Pandemic lets jazz collective reinvent the business of music


Catalytic sound

A recent release by Dutch violist-composer Ig Henneman, a member of Catalytic sound.

Ryan Clark, Assistant Editor

Much like when Tommy Flangan first saw the ever-shifting modulations of “Giant Steps” and drifted into confusion and inconstancy in his solo, we too have become confused and bewildered by this erratic and previously unthinkable pandemic. But that couldn’t be less true for a group of enterprising jazz and experimental musicians led by Chicago-based composer and multi-instrumentalist Ken Vandmark.

Members of the group Catalytic Sound have used the cancellation of their international tours as an opportunity to reinvent their collective to sustainably provide for each other. Through a new subscription streaming service, Catalytic Soundstream, two-thirds of all revenue is split equally among the group’s 30 musicians to provide higher pay than major streaming services.

For Mr. Vandermark, who spends half of every year touring internationally, the months spent at home have been no small change. 

However, that all of the members of the co-op stopped touring at the same time turned out to be a great opportunity, Mr. Vandermark said. They could finally work in sync and find the web designers and lawyers needed to put into action ideas they originally formulated around 2018. 

While Catalytic Sound began six years ago as a casual circle of musicians Mr. Vandermark knew, it has since become much more.

“The project started as just a record store, and without a plan organically built to become more inclusive, expand its conception and actually really become a collective,” Mr. Vandermark said.

Catalytic Soundstream offers subscribers a curated, rotating collection of 100 albums for $10 each month. The albums are a collection of exclusive new releases from the cooperative’s members and other similar musicians.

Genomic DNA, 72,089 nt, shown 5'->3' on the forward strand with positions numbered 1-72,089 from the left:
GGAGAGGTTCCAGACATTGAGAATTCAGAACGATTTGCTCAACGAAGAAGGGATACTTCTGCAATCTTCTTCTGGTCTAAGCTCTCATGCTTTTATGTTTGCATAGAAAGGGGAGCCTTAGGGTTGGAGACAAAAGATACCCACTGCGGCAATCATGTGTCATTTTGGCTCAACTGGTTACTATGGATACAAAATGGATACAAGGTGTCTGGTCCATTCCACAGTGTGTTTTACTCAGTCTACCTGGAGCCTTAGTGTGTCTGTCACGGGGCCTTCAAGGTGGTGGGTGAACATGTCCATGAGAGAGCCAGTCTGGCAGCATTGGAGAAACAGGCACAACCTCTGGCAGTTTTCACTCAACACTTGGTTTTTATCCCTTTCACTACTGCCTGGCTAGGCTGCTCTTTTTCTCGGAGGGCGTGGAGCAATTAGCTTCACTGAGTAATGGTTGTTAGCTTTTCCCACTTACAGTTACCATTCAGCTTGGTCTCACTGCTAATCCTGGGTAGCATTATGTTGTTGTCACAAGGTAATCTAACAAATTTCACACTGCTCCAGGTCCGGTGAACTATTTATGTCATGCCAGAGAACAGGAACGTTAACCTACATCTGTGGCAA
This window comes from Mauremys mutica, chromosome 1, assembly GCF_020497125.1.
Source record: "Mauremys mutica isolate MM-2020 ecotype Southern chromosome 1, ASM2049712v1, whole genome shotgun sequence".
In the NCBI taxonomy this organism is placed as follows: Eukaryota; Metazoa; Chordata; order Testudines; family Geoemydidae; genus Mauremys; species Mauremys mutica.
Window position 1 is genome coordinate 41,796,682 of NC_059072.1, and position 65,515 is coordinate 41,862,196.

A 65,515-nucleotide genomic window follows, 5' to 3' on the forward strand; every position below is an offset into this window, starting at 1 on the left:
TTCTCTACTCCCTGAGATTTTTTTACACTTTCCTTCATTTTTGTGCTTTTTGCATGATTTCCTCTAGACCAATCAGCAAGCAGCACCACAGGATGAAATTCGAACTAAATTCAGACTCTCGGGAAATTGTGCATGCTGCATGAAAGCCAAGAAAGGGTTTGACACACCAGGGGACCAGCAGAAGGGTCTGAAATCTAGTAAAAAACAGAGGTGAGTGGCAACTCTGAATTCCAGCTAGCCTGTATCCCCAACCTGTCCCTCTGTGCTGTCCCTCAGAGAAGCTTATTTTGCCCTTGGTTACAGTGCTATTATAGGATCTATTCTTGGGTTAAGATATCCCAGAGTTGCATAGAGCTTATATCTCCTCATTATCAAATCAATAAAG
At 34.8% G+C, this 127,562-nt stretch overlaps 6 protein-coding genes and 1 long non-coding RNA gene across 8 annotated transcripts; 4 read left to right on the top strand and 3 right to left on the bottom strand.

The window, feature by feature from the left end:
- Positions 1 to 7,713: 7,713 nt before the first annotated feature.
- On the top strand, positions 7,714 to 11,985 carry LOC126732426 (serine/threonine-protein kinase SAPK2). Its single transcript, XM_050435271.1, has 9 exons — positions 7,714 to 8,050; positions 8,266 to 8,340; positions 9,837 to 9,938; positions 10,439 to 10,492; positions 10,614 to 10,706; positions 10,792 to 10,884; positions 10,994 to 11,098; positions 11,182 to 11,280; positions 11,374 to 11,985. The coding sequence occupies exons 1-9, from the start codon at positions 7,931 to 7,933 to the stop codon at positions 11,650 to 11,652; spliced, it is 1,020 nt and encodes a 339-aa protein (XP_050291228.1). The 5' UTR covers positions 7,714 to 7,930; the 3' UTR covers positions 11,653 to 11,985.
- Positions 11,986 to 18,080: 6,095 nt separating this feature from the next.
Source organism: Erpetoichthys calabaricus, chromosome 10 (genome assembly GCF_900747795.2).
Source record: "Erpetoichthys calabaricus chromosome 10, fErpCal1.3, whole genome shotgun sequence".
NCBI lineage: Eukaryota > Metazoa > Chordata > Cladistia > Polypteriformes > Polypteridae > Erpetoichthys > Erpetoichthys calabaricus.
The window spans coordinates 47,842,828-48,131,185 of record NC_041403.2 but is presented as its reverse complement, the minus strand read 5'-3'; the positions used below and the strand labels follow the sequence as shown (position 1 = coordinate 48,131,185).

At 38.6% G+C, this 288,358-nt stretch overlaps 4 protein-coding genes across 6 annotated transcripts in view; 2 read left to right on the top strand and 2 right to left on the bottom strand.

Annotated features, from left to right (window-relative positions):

So that artists can expect a sustainable source of income from the platform, Catalytic Sound is capped at 30 members and led by the musicians themselves. And unlike other large streaming services, which pay royalties based on the number of times a track is streamed, the equal division of revenue means that the musicians can continue avant-garde projects without needing to worry about achieving mass popularity.

Percussionist-composer Claire Rousay, who recently joined the collective, said the group has been a welcome change from the rest of the industry, in which the economics of streaming music make it difficult for niche artists to sustain themselves.

“The best option we have right now is piling everybody’s resources and trusting each other because the trust has been broken in every other way,” she said. “You’re never gonna have a good relationship where Spotify listens to you.”

Mr. Vandermark said he has a similar sense of the importance of self-reliance for artists.

“As a musician, one of the things I learned from the punk rock scene is the whole DIY-aesthetic, ” Mr. Vandermark said. “I believe that when you’re doing music independently, the more you can rely on yourself and control your own work, and figure out how to make money from it so you can pay your bills, and be proud of it. Own it, really make it yours, creatively and economically — that’s crucial.”

Ms. Rousay said that she hopes the co-op might help other musicians.

“The future is pretty grim, and I don’t think things are gonna change in the next 5 to 10 years,” she said, “but maybe this micro-community, especially within weirdo creative experimental music, could maybe be a good example for how things could possibly work.”

Released Jan. 2, Catalytic Soundstream is now operational, and Mr. Vandermark says he is already thinking about improvements to take the collective even further.

“The whole Catalytic thing became more important because I saw it’s not just me trying to make this work. I’m trying to help it make it work for 29 other people,” he said. “And working together and cooperating we can do incredible things.”